Sometimes, the privacy impact of "inferred" information can be mitigated if data is anonymized, but true anonymization is not always achieved. (21) For example, one study was able to re-identify people based on a correlation of anonymous Netflix movie ratings and public IMDB movie ratings, which revealed their entire Netflix histories. (22) Location data may be especially sensitive in this respect because of the uniqueness of an individual's location. A study published in Science showed that by utilizing just four data points of anonymized spatiotemporal points (i.e., a person's location at a given time), an anonymized database of credit card transactions could be used to uniquely re-identify 90 percent of the 1.1 million individuals in the database. (23) Moreover, knowing the price of a transaction increased the likelihood that someone could be re-identified by 22 percent. (24) Knowing just a few data points about someone's location and behavior can completely unravel anonymization.

    There is a growing ability in modern data analysis to infer sensitive information from innocuous data, even from anonymous data. Although this characteristic of data may increase privacy risks to users of smart cars, it simultaneously adds value to smart car data. As discussed in Part I, that value will be captured by whichever entity is endowed with the initial ownership of the data, bringing us to the primary inquiry of this Note.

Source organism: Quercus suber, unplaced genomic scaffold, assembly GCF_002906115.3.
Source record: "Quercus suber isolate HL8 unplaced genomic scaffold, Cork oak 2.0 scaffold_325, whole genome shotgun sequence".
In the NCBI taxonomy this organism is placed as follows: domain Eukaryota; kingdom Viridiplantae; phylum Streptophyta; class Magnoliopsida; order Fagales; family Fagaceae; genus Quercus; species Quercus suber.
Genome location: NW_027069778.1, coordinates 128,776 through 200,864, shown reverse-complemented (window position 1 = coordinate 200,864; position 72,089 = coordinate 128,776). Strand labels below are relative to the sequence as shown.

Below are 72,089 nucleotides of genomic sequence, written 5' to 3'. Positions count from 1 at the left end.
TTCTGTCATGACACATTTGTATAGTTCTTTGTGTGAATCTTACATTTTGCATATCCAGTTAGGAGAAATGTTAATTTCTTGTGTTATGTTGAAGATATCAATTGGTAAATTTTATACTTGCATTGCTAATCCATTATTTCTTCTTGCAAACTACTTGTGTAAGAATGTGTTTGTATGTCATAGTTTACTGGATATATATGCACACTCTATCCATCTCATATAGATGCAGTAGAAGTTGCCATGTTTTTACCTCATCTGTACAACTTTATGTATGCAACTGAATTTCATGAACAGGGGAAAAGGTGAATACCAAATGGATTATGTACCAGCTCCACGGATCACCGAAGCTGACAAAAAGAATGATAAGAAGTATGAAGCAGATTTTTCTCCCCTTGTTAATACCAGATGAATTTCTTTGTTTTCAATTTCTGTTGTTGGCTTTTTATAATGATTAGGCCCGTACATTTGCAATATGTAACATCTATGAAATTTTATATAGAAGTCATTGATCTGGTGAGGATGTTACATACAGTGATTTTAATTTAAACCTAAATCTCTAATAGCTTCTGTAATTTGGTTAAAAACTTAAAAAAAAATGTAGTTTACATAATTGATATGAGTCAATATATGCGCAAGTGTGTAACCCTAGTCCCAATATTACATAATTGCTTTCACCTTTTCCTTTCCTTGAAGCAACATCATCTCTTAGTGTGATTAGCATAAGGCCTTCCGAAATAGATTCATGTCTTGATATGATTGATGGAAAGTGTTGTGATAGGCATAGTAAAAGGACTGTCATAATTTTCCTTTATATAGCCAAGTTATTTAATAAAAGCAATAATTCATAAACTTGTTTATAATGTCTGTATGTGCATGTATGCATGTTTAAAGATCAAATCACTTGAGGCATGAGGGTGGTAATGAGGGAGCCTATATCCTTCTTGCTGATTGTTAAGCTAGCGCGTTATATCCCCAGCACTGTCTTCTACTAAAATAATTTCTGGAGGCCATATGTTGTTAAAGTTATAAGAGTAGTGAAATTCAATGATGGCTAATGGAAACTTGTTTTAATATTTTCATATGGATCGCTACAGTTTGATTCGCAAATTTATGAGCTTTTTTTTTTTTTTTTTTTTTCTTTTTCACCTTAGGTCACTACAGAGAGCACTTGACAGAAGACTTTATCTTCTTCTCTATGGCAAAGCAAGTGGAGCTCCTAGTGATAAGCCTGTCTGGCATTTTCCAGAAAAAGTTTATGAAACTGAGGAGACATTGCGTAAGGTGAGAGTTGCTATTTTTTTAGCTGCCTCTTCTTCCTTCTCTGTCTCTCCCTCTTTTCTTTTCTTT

Raw data cannot be "owned" in the same legal sense that traditional intellectual property can be owned, so throughout this Note "ownership" of data will be used as a shorthand way to describe the rights or ability to access, assign, transfer, use, destroy, or exclude others from that data. This section will first discuss why data does not fall into any of the familiar intellectual property regimes. Then, this section will analyze some potential legal structures that could affect the property-like rights surrounding smart car data, including the anti-circumvention provision under U.S. copyright law, industry-specific regulations, and the contracts and privacy policies negotiated by the stakeholders themselves. Moreover, this section will analyze the problems or gaps that these structures may create.

    1. Intellectual Property Law

      Existing intellectual property regimes such as patent, trademark, and copyright do not apply well to the ownership of data. Patent law does not apply because data does not fall into the...